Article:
Friday, November 15, 2013

JavaScript : Prototype Property and Inheritance

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In JavaScript each object has a property of Prototype, allow to add a property or function to an object.

In JavaScript there is no concept of class, you need to create an object, then you can extend it actually that object is in JavaScript is a class. Prototype allows to add new functionality to existing object like adding subString(),reverse() to a string object.

If we take this like we have a Employee class, there are different types of Employees like Managers, Supervisors, Agents etc. But each type is actually inheriting Employee.

Example (JsFiddle Demo):

//Define a functional object to hold employee in JavaScript
var Employee = function(name) {
    this.name = name;
};

//Add dynamically to the already defined object a new getter
Employee.prototype.getName = function() {
    return this.name;
};

//Create a new object of type Employee
var judy= new Employee("Judy");

//Try the getter
alert(judy.getName());

//If now I modify employee, also Judy gets the updates
Employee.prototype.alertMyName = function() {
    alert('Hello, my name is ' + this.getName());
};

//Call the new method on john
judy.alertMyName();

Here in above code we extended the base object, now we will create a child object and inherit it from base class (JsFiddle Demo).

//Create a new object of type Manager by defining its constructor. 
// It's not related to Employee for now.
var Manager = function(name) {
    this.name = name;
};

//Now I link the objects and to do so, we link the prototype of Manager 
//to a new instance of Employee. The prototype is the base that will be
//used to construct all new instances and also, will modify dynamically
//all already constructed objects because in JavaScript objects retain 
//a pointer to the prototype

Manager.prototype = new Employee();     

//Now I can call the methods of Employee on the Manager, let's try,
//first I need to create a Manager.
var myManager = new Manager('John Smith');
myManager.alertMyName();

//If I add new methods to Employee, they will be added to Manager,
//but if I add new methods to Manager they won't be added 
//to Employee. Example:
Employee.prototype.setSalary = function(salary) {
    this.Salary = salary;
};
Employee.prototype.getSalary = function() {
    return this.Salary;
};

//Let's try:       
myManager.setSalary(30000);
alert(myManager.getSalary());

judy.setSalary(60000);
alert(judy.getSalary());

//Now if I added a property to Manager 
Manager.prototype.Projects =function(){
    return "Handling multiple projects";
}

//Projects function will be available for managers instances
alert(myManager.Projects());

//it wont be available for employee judy
if((typeof judy.Projects) !== "function")
    alert('function not available');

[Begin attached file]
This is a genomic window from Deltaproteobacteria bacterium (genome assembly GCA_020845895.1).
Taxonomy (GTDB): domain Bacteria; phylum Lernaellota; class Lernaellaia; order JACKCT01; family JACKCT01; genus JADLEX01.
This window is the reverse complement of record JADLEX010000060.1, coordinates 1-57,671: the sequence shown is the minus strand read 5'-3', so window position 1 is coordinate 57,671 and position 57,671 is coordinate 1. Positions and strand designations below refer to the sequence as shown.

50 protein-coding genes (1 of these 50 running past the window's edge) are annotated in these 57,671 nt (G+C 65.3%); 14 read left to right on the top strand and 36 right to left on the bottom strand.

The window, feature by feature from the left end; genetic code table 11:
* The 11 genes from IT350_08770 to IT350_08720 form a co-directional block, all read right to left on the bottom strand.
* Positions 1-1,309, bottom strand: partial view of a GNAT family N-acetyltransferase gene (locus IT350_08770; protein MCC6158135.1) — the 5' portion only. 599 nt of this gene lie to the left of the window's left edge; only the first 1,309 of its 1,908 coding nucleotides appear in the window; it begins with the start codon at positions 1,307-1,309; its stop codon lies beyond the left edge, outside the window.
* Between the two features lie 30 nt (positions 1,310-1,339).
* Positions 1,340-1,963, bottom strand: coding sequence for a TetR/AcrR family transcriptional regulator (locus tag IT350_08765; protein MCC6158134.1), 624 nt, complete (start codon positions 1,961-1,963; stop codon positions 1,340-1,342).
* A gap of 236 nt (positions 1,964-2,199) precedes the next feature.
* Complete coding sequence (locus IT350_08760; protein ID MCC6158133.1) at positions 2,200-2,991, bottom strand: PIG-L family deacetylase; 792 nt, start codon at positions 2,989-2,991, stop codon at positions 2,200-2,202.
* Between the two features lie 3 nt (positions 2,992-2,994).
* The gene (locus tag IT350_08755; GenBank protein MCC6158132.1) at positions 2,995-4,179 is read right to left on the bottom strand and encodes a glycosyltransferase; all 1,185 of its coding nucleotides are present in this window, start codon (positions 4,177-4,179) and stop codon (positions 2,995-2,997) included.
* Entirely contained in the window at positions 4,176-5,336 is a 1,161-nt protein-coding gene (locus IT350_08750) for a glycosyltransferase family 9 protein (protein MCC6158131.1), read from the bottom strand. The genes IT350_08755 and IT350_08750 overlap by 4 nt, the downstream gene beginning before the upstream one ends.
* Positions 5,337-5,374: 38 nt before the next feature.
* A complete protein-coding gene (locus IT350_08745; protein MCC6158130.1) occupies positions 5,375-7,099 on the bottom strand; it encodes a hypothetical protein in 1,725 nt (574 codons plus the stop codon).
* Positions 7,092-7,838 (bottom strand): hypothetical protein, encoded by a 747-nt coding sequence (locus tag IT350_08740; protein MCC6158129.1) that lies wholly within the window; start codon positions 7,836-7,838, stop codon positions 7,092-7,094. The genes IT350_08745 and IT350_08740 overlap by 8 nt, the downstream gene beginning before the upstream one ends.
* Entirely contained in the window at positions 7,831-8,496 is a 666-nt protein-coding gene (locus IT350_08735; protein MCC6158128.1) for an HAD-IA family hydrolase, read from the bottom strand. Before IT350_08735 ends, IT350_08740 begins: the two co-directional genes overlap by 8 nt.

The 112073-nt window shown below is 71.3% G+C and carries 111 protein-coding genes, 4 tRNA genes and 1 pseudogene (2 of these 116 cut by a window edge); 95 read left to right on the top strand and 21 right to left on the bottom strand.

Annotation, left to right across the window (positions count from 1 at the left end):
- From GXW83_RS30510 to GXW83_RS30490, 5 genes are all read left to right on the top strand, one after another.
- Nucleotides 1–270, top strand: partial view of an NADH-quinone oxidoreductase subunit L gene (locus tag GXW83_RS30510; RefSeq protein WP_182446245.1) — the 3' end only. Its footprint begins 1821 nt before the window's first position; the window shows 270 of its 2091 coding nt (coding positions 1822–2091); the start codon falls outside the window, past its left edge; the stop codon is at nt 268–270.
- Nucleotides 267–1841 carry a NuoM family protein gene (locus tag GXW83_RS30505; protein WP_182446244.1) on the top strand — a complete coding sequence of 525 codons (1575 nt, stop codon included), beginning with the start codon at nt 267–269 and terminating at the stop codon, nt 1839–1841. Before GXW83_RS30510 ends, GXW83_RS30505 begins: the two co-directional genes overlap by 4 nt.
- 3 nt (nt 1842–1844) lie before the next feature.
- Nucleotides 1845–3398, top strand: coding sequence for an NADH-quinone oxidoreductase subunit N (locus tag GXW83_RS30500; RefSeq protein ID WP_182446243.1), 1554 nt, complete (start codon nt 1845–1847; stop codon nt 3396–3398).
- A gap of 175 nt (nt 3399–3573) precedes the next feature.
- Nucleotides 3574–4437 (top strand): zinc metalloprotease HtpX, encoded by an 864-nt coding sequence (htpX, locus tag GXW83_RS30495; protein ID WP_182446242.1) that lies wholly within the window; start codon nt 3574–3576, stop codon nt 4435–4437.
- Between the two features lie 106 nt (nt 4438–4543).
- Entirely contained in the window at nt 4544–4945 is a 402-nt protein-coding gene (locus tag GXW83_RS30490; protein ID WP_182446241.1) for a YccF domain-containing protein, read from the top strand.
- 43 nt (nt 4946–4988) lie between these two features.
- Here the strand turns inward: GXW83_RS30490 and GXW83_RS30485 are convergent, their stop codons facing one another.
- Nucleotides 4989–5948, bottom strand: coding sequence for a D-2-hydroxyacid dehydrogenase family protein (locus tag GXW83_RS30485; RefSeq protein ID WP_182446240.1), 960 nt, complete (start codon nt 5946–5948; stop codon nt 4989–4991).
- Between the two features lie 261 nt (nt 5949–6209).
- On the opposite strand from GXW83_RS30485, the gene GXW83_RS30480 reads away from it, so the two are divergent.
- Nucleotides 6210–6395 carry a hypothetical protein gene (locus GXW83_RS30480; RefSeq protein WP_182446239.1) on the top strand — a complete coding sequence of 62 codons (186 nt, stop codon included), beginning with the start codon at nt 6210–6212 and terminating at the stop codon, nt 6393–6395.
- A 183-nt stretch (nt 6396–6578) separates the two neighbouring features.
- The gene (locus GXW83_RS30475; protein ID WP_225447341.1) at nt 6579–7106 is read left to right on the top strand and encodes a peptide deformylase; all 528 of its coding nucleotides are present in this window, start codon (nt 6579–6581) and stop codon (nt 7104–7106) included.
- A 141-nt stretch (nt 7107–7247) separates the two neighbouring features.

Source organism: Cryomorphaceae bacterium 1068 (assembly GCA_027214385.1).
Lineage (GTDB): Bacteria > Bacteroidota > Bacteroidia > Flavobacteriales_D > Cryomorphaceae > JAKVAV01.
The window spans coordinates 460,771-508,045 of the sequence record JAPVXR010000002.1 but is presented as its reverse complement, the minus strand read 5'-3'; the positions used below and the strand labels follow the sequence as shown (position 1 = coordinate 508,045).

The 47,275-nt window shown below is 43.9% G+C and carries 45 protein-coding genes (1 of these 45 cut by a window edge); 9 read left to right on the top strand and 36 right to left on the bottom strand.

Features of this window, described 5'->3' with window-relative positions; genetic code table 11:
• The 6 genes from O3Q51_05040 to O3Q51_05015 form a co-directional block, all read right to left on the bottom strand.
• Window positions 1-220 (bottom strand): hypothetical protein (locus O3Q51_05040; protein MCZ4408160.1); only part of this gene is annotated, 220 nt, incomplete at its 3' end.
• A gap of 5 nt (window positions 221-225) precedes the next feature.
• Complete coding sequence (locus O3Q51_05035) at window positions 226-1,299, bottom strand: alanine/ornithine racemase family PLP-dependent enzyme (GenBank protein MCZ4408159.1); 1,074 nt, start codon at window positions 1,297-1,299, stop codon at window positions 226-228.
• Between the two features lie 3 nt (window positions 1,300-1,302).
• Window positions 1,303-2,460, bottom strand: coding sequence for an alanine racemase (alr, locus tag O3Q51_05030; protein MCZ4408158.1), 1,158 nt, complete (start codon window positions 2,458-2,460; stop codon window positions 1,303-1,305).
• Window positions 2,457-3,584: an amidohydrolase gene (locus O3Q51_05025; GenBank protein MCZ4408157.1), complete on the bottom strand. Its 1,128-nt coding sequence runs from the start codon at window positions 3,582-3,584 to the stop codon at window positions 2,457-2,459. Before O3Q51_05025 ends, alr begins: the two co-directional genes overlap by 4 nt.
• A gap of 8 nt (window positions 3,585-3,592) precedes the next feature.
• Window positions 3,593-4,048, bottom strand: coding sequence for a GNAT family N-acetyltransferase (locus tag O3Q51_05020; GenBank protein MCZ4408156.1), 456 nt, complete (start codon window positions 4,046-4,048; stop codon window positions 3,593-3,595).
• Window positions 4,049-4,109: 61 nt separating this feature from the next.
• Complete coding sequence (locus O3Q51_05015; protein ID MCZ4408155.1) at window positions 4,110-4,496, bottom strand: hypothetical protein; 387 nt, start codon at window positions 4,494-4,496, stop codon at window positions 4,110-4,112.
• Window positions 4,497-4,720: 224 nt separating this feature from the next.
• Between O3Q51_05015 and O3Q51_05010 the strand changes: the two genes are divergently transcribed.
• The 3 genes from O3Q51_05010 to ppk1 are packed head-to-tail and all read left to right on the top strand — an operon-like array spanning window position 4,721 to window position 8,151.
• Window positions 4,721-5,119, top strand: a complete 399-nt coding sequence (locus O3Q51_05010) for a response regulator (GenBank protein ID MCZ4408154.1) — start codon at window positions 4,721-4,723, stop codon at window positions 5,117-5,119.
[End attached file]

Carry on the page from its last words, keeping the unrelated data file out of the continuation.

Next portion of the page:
While as said I cannot call Projects() on a Employee. Because parent class does not have implementation of child class function.

//The following statement generates an error.
judy.Projects();

How Prototype chain works?

When it calls the parent class function, it firstly find member in the current object of Manager, but as alertMyName() was not available there so it searches in prototype, and it keep finding until it find the function or find the prototype null.

Prototype chain can be extended as many level as required, each time by setting the prototype of the child class equal to an object of the parent class. If you do not use prototype then it becomes a static and only available for current object. As we know object in JavaScript is a class and making a static function only available for that particular object and for other object of same type cannot access the same function while creating function with prototype is available in all objects.

Here is a short example (JsFiddle Demo).

var myClass =function(){};
myClass.myFunction = function() { 
  alert('Hello Static Function');
} 
//current object will call it function as it associated to it
//it can be called with this object only
myClass.myFunction();
//now create instance variable
var objectOne = new myClass();
var objectTwo = new myClass();

//now calling myFunction with multiple instances will throw error
objectOne.myFunction();
objectTwo.myFunction(); 


on the other hand with Prototype (JsFiddle Demo):

var myClass =function(){};
myClass.prototype.myFunction = function() { 
  alert('Hello class Function');
} 

//now create instance variable
var objectOne = new myClass();
var objectTwo = new myClass();

//now calling myFunction with multiple instances will throw error
objectOne.myFunction();
objectTwo.myFunction(); 


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If you want to add something on this post please comments.

2 comments:

  1. we can also add property to object directly like this
    var obj={};
    obj.name ="myObject"
    so what is the difference using prototype property?

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    Replies
    1. plz read the section "How Prototype chain works?"

      " If you do not use prototype then it becomes a static and only available for current object. As we know object in JavaScript is a class and making a static function only available for that particular object and for other object of same type cannot access the same function while creating function with prototype is available in all objects."

      example is given above.

      Delete